According to a recent article on the Modern Mom Web site, up to 3.8 million Americans suffer from sports and recreation related concussions. That makes concussions the most common brain injury by far. This year’s Brain Injury Awareness Month has focused primarily on concussion awareness and understanding. Long misunderstood as minor injuries of little consequence, multiple concussions have effects that add up in the brain, leading to sometimes debilitating experiences when not properly diagnosed and treated. In addition, suffering one concussion makes you more likely to suffer another, and another.
Concussions can happen even in the absence of external head injury. Thousands of soldiers returning home from Iraq and Afghanistan can attest to that fact. Roadside bomb blasts are responsible for numerous cases of brain injury, even when soldiers never hit their head or sustained any external bodily damage. Neurosurgeon David M. McKalip, M.D. told Modern Mom, ‘Even if you don’t hit your head, you could have sustained a concussion. It happens if you’ve been indirectly hit somewhere on the body ‘“ the force can be transmitted to the head, causing a concussion.’
McKalip also commented on the importance of recognizing concussions as potentially serious brain injuries. He said, ‘In most cases, signs and symptoms may be noticeable right away. In other cases, it could take days or weeks before any sign is present so if someone experiences a blow to the head or body, it’s best to see a healthcare provider sooner rather than later just in case,’ the article reported.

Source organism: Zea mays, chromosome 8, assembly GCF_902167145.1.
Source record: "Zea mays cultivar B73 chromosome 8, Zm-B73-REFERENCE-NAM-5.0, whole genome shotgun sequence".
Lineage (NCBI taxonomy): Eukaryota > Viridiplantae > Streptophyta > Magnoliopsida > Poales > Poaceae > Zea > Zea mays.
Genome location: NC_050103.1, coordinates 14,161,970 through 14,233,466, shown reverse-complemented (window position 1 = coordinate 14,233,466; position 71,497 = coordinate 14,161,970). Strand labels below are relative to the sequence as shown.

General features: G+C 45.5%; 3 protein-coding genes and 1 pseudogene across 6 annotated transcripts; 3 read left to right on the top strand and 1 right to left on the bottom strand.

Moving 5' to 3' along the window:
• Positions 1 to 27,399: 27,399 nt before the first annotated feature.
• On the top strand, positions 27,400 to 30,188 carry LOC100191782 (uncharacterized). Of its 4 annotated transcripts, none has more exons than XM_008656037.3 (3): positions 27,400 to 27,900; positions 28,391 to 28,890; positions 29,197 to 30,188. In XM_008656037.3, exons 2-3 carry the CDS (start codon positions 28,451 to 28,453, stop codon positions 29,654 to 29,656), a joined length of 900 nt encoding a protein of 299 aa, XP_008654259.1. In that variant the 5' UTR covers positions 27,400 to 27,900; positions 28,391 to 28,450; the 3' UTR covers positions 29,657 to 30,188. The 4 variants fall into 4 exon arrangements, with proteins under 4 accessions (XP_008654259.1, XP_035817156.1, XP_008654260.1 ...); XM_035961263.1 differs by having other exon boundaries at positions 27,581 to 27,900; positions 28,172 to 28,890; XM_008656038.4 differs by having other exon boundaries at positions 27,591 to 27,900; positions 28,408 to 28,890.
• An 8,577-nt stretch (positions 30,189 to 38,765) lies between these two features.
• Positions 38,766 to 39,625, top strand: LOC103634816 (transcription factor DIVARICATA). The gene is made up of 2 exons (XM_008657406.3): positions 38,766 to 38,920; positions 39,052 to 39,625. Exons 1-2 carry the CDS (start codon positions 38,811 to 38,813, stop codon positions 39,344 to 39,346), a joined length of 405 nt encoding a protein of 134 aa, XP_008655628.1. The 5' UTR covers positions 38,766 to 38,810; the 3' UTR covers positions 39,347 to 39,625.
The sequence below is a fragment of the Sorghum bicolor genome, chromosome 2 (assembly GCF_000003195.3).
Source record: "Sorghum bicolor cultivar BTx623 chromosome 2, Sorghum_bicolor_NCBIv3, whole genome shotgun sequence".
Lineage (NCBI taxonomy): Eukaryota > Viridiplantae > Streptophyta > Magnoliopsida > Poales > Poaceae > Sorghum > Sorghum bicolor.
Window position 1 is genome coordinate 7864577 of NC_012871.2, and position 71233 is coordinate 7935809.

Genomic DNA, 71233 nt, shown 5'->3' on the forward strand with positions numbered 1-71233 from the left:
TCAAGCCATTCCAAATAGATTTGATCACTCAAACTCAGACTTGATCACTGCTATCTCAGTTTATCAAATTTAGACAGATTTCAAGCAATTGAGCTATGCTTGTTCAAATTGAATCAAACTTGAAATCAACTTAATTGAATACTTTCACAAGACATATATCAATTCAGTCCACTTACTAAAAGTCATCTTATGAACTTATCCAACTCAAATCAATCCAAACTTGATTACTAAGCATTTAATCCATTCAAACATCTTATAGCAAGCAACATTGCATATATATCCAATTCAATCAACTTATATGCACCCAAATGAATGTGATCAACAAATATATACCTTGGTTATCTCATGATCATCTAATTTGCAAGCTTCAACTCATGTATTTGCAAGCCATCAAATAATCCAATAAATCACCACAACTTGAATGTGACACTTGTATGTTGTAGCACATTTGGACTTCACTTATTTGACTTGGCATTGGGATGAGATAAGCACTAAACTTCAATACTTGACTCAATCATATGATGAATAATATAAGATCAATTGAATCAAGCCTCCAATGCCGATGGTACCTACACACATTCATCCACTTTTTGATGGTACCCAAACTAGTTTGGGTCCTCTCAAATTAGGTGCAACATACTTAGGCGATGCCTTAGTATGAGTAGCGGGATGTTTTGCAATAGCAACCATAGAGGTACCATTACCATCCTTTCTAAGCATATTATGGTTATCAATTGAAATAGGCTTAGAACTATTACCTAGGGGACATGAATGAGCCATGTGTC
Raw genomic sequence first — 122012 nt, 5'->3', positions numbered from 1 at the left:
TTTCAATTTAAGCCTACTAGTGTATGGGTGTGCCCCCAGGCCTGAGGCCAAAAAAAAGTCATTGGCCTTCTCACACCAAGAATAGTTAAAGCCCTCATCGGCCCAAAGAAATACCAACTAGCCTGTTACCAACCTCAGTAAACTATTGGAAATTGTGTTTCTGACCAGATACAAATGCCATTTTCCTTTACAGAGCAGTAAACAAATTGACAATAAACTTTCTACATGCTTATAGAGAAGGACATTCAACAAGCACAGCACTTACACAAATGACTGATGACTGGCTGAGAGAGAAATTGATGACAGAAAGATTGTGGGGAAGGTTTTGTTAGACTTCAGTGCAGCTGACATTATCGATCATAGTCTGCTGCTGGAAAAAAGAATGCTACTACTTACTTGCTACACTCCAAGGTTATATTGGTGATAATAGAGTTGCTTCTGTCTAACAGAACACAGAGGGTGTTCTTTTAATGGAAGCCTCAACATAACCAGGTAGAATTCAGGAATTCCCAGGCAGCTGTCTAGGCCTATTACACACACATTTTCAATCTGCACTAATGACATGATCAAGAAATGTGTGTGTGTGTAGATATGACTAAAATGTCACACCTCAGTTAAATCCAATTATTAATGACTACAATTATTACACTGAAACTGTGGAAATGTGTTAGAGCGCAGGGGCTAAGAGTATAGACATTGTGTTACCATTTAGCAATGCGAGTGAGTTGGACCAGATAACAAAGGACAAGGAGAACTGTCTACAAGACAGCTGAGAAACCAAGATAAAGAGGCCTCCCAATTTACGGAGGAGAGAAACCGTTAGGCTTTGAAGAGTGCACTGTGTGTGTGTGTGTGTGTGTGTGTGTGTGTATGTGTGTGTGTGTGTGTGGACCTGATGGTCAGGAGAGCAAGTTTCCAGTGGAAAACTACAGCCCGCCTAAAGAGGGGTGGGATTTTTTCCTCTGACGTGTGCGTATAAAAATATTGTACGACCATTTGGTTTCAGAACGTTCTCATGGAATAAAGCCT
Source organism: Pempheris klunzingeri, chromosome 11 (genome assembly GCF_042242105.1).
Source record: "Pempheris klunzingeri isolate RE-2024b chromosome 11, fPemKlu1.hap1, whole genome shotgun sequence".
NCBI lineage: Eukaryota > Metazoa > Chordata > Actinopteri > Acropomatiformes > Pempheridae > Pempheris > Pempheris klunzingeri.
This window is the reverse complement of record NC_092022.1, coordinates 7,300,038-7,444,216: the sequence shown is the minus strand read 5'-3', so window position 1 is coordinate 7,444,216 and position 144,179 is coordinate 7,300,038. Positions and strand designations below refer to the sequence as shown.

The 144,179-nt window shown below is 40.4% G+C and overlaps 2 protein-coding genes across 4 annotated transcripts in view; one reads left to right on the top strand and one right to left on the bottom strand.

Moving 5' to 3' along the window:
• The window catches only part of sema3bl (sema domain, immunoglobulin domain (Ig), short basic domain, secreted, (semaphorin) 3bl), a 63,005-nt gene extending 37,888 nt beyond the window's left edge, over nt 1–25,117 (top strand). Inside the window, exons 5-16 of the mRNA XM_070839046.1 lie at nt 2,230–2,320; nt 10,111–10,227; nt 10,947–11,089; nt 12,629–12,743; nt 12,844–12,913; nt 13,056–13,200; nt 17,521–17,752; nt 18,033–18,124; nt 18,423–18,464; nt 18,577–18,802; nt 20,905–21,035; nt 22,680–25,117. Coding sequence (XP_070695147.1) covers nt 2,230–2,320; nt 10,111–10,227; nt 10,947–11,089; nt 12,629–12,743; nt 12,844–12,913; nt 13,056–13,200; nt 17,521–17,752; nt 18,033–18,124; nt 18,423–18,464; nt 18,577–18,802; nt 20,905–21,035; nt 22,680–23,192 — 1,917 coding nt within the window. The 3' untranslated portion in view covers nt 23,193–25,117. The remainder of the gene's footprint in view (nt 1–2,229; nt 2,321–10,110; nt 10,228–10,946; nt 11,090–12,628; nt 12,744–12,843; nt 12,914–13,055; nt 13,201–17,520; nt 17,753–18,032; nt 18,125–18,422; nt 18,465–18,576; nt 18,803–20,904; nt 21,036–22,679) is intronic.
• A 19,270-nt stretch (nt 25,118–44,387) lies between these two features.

The article described some commons situations in which concussions occur in underage children, including football, soccer, basketball, bicycling, and playground accidents. Some symptoms of a possible concussion include, ‘Headache that won’t go away, Memory issues, Concentration issues or being easily confused, Slower thinking, speaking, acting or reading, Tired, lack of energy or motivation, Light-headed, dizzy, lack of balance, Nausea, Sensitivity to light or sound and Ringing in the ears or loss of sense of smell or taste,’ according to the article.
It is best to take the time to learn how to prevent, recognize, and seek treatment for brain injuries before getting caught unprepared by a sudden accident in your family or community. Some ways to prevent brain injuries include wearing helmets when appropriate to sporting activities, wearing seatbelts in automobiles, staying healthy and strong, and exercise caution when choosing places for your children to play.
McKalip, Dr. David. (March 10, 2010) ‘It’s Not Just a Concussion: March is Brain Injury Awareness Month.’ Retreived on March 12, 2010 from the Modern Mom Web site:http://www.modernmom.com/article-4827-its-not-just-a-concussion-march-is…